DELUC ou DE LUC (Jean-André, dit le jeune)

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DELUC ou DE LUC (Jean-André, dit le jeune)
Important set of manuscripts concerning his geological work. Circa 1815-1830. Preserved in a large modern black cloth portfolio.
Important collection of autograph manuscripts of Jean-André deluc (1763-1847), Swiss historian and geologist.
Following in the footsteps of his father, Guillaume-Antoine, who was Horace de Saussure's collaborator, Jean-André enriched the fine geological collection that he and his uncle had built up. He also published works on the great primitive alpine stones of the Lake Geneva basin and the Arve valley.
The set, which totals more than 1000 pages, is composed as follows:
- 11 notebooks of notes taken between 1815 and 1829 during his geological observations, written in pencil, more rarely in ink, and sometimes accompanied by original drawings; in addition to the scientific notes, there are sometimes personal comments on expenses, hotel addresses, details on transportation, etc.
- A notebook in-4, titled Third notebook of my geological observations from September 1816 to 1819 (about 200 pages).
- Files and leaflets of various sizes, relating to his work in progress (about 400 pages: observations made in the vicinity of Veirier sous Salève, groups found at the western base of Mont-Salève, places in the Geneva basin where I found chlorite granite, mamelon at the confluence under the Bois de la Batie, list of places in the Geneva plain where amphibolite pebbles are found, origin of the scattered pebbles in the Geneva basin, on the collection of Louis Jurine, blocks observed by M. Necker in the canton of Vaud, on the primordial rocks of the Arve valley (memoir addressed to his uncle Jean-André, known as the elder, at Windsor), etc. Among these manuscripts are also letters from various scientists (Auguste Bravard, Lardy de Lausanne, J. L. Dupan).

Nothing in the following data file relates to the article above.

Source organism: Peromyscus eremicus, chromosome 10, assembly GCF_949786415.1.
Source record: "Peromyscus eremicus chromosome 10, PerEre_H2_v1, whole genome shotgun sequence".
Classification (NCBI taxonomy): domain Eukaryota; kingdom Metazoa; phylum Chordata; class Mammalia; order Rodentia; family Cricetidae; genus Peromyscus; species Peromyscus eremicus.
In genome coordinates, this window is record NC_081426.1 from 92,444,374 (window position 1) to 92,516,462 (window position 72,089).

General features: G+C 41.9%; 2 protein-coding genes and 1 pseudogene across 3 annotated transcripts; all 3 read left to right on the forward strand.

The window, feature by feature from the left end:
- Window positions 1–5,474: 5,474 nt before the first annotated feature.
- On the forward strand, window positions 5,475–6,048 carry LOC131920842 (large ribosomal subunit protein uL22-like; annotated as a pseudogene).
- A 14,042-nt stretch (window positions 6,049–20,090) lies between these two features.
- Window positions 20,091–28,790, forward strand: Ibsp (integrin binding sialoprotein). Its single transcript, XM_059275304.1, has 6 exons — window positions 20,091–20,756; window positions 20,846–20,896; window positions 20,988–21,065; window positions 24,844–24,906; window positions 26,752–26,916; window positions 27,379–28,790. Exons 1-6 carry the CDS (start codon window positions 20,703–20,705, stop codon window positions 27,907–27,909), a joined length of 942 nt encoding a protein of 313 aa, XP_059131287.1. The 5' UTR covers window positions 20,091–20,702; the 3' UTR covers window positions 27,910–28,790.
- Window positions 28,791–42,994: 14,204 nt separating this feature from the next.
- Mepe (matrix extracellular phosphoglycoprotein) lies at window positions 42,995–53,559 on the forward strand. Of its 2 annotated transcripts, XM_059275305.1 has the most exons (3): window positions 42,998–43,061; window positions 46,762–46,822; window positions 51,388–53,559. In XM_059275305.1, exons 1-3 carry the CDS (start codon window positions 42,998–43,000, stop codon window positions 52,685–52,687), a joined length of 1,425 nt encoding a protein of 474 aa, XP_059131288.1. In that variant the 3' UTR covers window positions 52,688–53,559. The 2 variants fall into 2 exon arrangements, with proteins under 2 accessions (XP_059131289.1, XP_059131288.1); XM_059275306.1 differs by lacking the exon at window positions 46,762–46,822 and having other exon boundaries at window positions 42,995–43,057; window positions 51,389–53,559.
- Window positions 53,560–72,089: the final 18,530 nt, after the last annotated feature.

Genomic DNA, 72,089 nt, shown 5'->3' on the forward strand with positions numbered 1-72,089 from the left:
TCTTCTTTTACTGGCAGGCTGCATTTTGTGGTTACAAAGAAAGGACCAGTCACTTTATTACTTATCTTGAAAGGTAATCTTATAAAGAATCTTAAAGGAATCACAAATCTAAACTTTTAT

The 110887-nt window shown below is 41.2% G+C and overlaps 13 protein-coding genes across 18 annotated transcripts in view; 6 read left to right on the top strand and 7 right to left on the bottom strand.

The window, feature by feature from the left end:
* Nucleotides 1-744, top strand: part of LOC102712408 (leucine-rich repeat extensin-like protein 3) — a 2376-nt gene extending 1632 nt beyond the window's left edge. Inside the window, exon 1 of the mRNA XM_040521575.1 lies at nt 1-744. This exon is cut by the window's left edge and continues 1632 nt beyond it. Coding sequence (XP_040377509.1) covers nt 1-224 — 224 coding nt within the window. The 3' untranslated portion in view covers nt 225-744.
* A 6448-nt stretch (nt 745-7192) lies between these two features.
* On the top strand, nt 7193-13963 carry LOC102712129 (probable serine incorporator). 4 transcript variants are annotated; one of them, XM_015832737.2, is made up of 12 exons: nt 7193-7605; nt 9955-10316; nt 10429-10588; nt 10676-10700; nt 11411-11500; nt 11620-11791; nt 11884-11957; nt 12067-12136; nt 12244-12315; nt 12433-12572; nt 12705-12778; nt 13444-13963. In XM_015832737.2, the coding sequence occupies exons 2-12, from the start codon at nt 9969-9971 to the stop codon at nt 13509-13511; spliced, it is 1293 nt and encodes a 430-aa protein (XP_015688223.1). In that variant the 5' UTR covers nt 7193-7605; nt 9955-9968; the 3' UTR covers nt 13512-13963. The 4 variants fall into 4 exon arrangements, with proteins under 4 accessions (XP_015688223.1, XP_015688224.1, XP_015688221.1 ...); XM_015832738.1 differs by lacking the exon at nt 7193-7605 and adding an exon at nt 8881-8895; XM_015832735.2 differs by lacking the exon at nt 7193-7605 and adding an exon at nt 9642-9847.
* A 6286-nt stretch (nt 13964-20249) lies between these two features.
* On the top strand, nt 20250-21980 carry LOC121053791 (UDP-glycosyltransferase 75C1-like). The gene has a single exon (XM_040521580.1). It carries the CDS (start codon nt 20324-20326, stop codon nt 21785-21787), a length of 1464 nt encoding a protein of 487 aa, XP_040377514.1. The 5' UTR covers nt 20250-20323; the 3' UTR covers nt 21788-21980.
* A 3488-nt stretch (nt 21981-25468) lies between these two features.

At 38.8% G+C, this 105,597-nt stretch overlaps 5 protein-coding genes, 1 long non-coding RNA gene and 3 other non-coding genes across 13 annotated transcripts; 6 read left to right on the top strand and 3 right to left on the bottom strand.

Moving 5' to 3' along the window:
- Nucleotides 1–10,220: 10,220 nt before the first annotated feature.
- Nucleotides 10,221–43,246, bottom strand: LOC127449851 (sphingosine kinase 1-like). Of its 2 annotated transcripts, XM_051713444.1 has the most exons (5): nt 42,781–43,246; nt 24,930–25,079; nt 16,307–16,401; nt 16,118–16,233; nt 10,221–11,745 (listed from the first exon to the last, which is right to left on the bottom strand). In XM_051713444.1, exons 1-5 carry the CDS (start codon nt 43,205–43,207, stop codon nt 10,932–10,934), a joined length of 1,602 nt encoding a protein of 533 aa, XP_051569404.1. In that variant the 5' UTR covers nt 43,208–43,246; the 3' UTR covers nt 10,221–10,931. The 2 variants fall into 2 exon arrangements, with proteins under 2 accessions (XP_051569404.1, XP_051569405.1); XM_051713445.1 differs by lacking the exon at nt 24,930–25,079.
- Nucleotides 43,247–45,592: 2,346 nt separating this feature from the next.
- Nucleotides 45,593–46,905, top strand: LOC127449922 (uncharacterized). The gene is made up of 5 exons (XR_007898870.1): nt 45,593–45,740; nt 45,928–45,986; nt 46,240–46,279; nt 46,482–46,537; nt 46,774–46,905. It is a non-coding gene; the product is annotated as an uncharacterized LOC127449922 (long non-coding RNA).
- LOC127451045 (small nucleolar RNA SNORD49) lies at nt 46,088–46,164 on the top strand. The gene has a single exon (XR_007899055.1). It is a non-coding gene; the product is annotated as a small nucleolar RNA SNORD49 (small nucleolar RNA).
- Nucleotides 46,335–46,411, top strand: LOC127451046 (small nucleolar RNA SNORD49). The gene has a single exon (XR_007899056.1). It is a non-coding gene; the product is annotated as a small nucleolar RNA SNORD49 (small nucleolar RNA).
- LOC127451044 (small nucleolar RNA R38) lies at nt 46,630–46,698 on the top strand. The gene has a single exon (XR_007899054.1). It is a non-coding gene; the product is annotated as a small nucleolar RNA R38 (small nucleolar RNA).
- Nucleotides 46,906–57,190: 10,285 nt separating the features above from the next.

In 1939, the University of Yale acquired a large part of the Deluc family archives (about 5,000 items), in particular the scientific writings and personal correspondence of Jean-André (1727-1817), the uncle, and certain documents of his nephew Jean-André (1763-1847): Jean André DeLuc, 1763-1847, nephew of the preceding, was primarily a geologist and palaeontologist. He evidently received an inspiration in his chosen field from his father, Guillaume Antoine DeLuc, and more particularly from his more famous uncle, Jean André. A little over a half of the DeLuc collection in the Library represents papers in the nephew's hand. They contain primarily informal writings in the various subjects treated in the form of notes for lectures which he delivered in Geneva (Yale Archives website, online).
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